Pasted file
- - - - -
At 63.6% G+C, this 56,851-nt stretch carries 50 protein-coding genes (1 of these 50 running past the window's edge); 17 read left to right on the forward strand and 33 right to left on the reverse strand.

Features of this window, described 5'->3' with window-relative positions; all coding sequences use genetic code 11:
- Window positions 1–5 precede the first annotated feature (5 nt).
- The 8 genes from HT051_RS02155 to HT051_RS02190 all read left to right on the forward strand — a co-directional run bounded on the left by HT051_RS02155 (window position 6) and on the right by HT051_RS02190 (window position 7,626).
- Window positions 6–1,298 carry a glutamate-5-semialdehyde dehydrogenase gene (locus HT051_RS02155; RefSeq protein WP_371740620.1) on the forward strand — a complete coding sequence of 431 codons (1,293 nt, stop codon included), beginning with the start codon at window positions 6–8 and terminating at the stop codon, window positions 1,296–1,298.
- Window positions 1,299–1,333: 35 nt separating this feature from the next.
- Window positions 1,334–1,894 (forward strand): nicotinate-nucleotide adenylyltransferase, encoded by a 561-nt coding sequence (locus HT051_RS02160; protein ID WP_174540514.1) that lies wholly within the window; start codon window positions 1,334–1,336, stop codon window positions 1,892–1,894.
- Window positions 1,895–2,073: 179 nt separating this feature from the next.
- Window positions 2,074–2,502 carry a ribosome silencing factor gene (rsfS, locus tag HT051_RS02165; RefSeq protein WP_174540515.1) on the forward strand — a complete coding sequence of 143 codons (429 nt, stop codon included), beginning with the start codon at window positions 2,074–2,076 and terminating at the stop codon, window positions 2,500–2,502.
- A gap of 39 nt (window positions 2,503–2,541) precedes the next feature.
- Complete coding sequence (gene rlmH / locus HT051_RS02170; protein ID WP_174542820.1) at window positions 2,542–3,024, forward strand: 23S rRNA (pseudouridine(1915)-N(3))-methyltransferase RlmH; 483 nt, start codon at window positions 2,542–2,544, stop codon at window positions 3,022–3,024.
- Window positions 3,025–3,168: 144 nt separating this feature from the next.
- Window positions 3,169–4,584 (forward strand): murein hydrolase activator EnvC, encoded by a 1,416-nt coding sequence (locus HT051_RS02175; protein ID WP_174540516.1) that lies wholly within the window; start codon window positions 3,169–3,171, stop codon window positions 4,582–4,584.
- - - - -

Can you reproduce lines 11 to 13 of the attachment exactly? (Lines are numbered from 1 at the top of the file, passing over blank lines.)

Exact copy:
- Complete coding sequence (gene rlmH / locus HT051_RS02170; protein ID WP_174542820.1) at window positions 2,542–3,024, forward strand: 23S rRNA (pseudouridine(1915)-N(3))-methyltransferase RlmH; 483 nt, start codon at window positions 2,542–2,544, stop codon at window positions 3,022–3,024.
- Window positions 3,025–3,168: 144 nt separating this feature from the next.
- Window positions 3,169–4,584 (forward strand): murein hydrolase activator EnvC, encoded by a 1,416-nt coding sequence (locus HT051_RS02175; protein ID WP_174540516.1) that lies wholly within the window; start codon window positions 3,169–3,171, stop codon window positions 4,582–4,584.